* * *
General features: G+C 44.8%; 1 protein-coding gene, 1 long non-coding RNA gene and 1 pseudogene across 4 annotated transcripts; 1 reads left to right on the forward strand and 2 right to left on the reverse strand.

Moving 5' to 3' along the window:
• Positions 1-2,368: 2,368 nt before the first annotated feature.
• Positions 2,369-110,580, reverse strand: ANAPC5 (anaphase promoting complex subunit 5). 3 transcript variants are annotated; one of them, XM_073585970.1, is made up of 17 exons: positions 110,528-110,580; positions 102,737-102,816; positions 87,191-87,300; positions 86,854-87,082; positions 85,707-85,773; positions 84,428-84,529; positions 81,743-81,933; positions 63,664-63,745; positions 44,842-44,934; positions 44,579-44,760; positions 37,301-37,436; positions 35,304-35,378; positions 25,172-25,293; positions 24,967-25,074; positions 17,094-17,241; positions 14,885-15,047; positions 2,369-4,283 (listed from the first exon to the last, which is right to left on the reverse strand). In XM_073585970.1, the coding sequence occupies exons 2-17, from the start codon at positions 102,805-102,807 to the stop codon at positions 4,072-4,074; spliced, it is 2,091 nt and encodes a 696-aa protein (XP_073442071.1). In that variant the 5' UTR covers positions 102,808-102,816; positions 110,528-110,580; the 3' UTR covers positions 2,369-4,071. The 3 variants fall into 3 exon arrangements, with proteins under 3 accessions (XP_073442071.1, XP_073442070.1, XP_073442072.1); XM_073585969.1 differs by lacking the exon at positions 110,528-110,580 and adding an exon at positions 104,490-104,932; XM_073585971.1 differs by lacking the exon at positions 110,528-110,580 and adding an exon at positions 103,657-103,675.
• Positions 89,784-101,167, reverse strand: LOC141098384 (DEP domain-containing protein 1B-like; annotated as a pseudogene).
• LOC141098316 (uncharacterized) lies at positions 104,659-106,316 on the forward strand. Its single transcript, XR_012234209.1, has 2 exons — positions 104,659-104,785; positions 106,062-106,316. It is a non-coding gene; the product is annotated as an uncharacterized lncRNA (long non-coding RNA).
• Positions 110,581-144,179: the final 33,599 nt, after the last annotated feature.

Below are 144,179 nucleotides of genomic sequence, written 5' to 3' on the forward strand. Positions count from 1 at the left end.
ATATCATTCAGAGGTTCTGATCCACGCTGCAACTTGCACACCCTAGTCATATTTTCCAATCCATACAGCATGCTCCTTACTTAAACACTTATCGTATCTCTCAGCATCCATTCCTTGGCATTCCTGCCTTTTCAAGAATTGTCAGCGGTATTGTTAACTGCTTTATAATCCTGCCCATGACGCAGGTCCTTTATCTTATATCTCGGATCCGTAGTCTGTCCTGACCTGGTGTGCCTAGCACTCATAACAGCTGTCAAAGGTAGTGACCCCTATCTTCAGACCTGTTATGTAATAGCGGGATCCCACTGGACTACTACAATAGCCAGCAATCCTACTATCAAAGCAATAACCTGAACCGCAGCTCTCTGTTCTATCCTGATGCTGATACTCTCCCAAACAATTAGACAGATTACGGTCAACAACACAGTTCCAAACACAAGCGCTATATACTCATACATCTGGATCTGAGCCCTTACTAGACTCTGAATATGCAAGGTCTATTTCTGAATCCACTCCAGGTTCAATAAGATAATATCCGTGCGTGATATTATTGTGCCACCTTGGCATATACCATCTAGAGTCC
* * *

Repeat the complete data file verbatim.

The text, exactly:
General features: G+C 44.8%; 1 protein-coding gene, 1 long non-coding RNA gene and 1 pseudogene across 4 annotated transcripts; 1 reads left to right on the forward strand and 2 right to left on the reverse strand.

Moving 5' to 3' along the window:
• Positions 1-2,368: 2,368 nt before the first annotated feature.
• Positions 2,369-110,580, reverse strand: ANAPC5 (anaphase promoting complex subunit 5). 3 transcript variants are annotated; one of them, XM_073585970.1, is made up of 17 exons: positions 110,528-110,580; positions 102,737-102,816; positions 87,191-87,300; positions 86,854-87,082; positions 85,707-85,773; positions 84,428-84,529; positions 81,743-81,933; positions 63,664-63,745; positions 44,842-44,934; positions 44,579-44,760; positions 37,301-37,436; positions 35,304-35,378; positions 25,172-25,293; positions 24,967-25,074; positions 17,094-17,241; positions 14,885-15,047; positions 2,369-4,283 (listed from the first exon to the last, which is right to left on the reverse strand). In XM_073585970.1, the coding sequence occupies exons 2-17, from the start codon at positions 102,805-102,807 to the stop codon at positions 4,072-4,074; spliced, it is 2,091 nt and encodes a 696-aa protein (XP_073442071.1). In that variant the 5' UTR covers positions 102,808-102,816; positions 110,528-110,580; the 3' UTR covers positions 2,369-4,071. The 3 variants fall into 3 exon arrangements, with proteins under 3 accessions (XP_073442071.1, XP_073442070.1, XP_073442072.1); XM_073585969.1 differs by lacking the exon at positions 110,528-110,580 and adding an exon at positions 104,490-104,932; XM_073585971.1 differs by lacking the exon at positions 110,528-110,580 and adding an exon at positions 103,657-103,675.
• Positions 89,784-101,167, reverse strand: LOC141098384 (DEP domain-containing protein 1B-like; annotated as a pseudogene).
• LOC141098316 (uncharacterized) lies at positions 104,659-106,316 on the forward strand. Its single transcript, XR_012234209.1, has 2 exons — positions 104,659-104,785; positions 106,062-106,316. It is a non-coding gene; the product is annotated as an uncharacterized lncRNA (long non-coding RNA).
• Positions 110,581-144,179: the final 33,599 nt, after the last annotated feature.

Below are 144,179 nucleotides of genomic sequence, written 5' to 3' on the forward strand. Positions count from 1 at the left end.
ATATCATTCAGAGGTTCTGATCCACGCTGCAACTTGCACACCCTAGTCATATTTTCCAATCCATACAGCATGCTCCTTACTTAAACACTTATCGTATCTCTCAGCATCCATTCCTTGGCATTCCTGCCTTTTCAAGAATTGTCAGCGGTATTGTTAACTGCTTTATAATCCTGCCCATGACGCAGGTCCTTTATCTTATATCTCGGATCCGTAGTCTGTCCTGACCTGGTGTGCCTAGCACTCATAACAGCTGTCAAAGGTAGTGACCCCTATCTTCAGACCTGTTATGTAATAGCGGGATCCCACTGGACTACTACAATAGCCAGCAATCCTACTATCAAAGCAATAACCTGAACCGCAGCTCTCTGTTCTATCCTGATGCTGATACTCTCCCAAACAATTAGACAGATTACGGTCAACAACACAGTTCCAAACACAAGCGCTATATACTCATACATCTGGATCTGAGCCCTTACTAGACTCTGAATATGCAAGGTCTATTTCTGAATCCACTCCAGGTTCAATAAGATAATATCCGTGCGTGATATTATTGTGCCACCTTGGCATATACCATCTAGAGTCC